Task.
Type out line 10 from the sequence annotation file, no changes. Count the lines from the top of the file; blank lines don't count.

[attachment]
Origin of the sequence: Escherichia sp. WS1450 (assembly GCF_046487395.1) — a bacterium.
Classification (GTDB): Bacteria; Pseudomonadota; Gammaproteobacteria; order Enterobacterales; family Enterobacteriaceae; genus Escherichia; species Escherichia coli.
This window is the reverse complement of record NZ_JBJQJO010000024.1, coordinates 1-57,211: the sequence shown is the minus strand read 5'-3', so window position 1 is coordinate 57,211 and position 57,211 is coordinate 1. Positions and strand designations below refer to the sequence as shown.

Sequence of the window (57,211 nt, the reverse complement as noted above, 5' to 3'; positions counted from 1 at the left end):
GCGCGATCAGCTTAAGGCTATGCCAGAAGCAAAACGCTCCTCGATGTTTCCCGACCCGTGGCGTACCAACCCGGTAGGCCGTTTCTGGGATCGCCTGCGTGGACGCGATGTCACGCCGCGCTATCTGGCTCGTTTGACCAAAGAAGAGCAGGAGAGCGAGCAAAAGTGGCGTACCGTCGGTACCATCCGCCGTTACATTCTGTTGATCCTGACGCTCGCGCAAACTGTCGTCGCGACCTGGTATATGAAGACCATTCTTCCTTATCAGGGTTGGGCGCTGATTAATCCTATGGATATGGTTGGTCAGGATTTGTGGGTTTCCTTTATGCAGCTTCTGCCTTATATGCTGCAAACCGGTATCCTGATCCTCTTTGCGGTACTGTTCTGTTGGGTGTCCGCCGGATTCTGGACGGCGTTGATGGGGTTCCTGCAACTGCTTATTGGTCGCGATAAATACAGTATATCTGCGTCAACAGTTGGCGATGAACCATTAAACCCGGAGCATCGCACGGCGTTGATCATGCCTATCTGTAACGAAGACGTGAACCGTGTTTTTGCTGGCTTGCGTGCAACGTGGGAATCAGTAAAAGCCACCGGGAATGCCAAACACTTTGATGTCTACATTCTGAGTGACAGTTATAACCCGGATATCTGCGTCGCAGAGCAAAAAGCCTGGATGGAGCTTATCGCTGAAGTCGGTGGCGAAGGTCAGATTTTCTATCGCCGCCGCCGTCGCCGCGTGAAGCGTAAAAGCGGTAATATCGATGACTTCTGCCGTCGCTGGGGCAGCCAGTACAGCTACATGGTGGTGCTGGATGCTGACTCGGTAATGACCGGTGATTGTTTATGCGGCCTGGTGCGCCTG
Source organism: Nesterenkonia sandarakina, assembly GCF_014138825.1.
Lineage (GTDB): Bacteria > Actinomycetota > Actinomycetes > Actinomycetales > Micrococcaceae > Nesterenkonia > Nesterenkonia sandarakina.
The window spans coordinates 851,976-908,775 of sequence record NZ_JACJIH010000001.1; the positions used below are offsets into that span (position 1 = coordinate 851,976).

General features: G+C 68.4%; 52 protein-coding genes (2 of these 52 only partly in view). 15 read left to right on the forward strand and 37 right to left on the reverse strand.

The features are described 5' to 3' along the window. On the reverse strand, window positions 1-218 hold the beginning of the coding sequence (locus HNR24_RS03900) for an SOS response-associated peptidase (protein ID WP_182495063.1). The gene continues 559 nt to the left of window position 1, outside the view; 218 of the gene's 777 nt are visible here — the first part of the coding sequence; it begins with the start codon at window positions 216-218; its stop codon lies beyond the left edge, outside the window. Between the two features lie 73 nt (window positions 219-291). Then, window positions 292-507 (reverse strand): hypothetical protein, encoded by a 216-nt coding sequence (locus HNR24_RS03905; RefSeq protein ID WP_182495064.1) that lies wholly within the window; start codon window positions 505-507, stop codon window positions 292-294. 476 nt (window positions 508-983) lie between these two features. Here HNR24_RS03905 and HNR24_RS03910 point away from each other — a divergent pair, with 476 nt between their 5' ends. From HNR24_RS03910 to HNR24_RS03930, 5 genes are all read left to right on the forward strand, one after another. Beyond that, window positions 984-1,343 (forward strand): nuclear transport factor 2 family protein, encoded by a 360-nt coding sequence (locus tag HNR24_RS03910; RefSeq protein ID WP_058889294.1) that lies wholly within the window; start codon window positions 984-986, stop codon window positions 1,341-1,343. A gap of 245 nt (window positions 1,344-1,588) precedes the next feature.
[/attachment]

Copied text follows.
The features are described 5' to 3' along the window. On the reverse strand, window positions 1-218 hold the beginning of the coding sequence (locus HNR24_RS03900) for an SOS response-associated peptidase (protein ID WP_182495063.1). The gene continues 559 nt to the left of window position 1, outside the view; 218 of the gene's 777 nt are visible here — the first part of the coding sequence; it begins with the start codon at window positions 216-218; its stop codon lies beyond the left edge, outside the window. Between the two features lie 73 nt (window positions 219-291). Then, window positions 292-507 (reverse strand): hypothetical protein, encoded by a 216-nt coding sequence (locus HNR24_RS03905; RefSeq protein ID WP_182495064.1) that lies wholly within the window; start codon window positions 505-507, stop codon window positions 292-294. 476 nt (window positions 508-983) lie between these two features. Here HNR24_RS03905 and HNR24_RS03910 point away from each other — a divergent pair, with 476 nt between their 5' ends. From HNR24_RS03910 to HNR24_RS03930, 5 genes are all read left to right on the forward strand, one after another. Beyond that, window positions 984-1,343 (forward strand): nuclear transport factor 2 family protein, encoded by a 360-nt coding sequence (locus tag HNR24_RS03910; RefSeq protein ID WP_058889294.1) that lies wholly within the window; start codon window positions 984-986, stop codon window positions 1,341-1,343. A gap of 245 nt (window positions 1,344-1,588) precedes the next feature.